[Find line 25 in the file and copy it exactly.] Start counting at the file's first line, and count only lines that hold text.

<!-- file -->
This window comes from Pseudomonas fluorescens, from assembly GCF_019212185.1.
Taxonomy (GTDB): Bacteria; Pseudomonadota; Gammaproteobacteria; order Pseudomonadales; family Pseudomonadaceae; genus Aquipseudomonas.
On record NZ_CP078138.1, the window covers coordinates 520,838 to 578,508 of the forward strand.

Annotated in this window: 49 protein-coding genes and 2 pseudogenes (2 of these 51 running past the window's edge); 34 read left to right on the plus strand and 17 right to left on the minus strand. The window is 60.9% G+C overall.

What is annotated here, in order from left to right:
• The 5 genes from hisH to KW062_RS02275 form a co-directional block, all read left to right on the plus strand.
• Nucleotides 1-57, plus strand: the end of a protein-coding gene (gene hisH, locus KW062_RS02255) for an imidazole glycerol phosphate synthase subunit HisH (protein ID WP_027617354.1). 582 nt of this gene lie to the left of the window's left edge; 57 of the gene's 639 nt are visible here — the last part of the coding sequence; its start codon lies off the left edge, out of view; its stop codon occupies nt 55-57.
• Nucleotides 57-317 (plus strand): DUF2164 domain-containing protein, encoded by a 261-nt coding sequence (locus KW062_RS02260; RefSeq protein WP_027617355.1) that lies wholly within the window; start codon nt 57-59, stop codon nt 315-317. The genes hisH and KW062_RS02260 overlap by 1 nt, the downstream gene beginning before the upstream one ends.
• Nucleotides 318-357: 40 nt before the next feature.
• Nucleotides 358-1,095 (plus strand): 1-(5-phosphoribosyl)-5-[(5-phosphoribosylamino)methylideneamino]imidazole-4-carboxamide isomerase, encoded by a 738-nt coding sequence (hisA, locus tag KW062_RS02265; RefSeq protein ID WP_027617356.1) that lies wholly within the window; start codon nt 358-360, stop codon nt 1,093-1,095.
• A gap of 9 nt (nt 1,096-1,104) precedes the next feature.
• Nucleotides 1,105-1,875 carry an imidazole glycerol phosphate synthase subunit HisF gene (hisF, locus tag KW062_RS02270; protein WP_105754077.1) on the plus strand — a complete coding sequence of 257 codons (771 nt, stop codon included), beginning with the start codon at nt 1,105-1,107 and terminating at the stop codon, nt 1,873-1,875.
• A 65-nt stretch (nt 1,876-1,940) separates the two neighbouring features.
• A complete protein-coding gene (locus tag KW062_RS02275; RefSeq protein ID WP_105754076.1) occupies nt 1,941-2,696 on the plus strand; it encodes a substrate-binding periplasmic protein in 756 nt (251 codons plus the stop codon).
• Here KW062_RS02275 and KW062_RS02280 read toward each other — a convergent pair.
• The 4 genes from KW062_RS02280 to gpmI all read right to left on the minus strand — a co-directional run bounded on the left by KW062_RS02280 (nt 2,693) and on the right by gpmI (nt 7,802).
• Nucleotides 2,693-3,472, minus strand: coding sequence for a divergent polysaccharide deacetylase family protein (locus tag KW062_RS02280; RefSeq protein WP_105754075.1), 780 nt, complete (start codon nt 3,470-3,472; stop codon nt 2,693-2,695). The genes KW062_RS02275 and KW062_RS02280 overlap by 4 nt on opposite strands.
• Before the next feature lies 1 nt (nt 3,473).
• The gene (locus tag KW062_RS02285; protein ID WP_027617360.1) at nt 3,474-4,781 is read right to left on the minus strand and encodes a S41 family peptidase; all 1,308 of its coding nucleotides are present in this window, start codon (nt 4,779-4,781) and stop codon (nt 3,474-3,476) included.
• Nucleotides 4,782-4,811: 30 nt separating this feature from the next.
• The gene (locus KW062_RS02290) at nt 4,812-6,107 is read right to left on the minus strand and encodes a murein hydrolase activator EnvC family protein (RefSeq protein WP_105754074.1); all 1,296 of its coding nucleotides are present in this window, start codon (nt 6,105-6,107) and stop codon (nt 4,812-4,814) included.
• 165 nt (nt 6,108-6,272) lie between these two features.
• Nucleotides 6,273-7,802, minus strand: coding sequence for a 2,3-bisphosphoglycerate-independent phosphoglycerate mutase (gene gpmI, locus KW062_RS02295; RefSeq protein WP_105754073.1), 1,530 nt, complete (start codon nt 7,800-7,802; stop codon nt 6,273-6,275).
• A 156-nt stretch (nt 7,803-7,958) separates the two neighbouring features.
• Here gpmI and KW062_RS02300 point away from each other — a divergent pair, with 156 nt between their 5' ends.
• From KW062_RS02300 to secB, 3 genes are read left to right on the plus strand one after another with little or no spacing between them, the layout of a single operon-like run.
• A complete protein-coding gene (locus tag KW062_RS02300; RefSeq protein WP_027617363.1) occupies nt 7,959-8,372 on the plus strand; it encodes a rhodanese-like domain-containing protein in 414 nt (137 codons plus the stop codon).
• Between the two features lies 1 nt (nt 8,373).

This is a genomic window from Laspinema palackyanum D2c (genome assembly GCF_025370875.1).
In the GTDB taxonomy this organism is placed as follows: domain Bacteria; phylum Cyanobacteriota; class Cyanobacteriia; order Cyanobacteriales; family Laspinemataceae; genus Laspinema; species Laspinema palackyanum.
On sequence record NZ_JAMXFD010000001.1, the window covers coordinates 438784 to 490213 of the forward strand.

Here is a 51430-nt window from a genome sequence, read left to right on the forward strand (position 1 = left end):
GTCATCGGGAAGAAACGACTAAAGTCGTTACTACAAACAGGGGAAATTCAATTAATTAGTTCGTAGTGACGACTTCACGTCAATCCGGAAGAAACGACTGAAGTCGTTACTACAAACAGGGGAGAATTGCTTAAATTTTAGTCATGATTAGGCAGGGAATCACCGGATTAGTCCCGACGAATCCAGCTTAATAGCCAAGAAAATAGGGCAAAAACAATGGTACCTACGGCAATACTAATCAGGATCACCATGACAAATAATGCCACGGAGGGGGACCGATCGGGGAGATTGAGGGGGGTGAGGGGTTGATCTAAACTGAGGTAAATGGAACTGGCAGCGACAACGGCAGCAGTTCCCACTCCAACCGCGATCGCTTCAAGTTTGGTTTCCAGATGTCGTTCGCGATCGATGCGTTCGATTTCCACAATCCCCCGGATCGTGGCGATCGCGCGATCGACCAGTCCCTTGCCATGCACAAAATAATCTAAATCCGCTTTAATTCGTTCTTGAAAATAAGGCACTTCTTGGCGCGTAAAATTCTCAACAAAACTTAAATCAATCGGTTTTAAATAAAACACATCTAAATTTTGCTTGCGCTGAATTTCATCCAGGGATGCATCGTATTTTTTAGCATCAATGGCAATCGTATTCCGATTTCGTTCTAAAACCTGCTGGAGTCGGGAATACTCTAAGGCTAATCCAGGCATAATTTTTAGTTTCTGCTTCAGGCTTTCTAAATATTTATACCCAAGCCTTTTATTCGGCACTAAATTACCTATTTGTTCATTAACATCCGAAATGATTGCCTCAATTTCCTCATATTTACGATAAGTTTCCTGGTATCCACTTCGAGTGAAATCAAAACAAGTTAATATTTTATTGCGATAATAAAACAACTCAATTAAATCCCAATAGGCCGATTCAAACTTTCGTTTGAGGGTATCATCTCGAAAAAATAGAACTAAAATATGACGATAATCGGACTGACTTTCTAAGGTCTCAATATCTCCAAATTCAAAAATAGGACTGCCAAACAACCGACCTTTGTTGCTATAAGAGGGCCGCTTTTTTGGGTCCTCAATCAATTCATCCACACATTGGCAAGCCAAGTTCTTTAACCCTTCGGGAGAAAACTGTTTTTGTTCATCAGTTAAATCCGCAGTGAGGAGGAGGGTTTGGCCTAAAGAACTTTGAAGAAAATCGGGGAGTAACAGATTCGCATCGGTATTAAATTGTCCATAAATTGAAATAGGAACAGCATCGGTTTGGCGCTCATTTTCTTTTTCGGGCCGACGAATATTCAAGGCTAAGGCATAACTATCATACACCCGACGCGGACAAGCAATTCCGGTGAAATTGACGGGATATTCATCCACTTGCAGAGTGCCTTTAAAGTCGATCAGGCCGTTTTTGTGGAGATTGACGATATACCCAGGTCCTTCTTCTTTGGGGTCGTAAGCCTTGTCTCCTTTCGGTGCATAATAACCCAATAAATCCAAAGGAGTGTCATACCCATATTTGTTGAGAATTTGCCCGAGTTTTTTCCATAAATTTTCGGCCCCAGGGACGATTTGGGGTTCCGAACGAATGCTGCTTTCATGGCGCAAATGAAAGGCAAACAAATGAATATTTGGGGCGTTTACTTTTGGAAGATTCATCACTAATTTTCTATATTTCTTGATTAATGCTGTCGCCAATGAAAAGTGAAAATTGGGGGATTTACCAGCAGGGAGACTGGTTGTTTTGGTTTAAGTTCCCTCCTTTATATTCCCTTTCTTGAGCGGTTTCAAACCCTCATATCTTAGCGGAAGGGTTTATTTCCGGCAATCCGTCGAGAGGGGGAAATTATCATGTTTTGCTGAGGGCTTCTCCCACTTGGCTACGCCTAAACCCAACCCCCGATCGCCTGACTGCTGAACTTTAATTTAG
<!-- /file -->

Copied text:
• Here gpmI and KW062_RS02300 point away from each other — a divergent pair, with 156 nt between their 5' ends.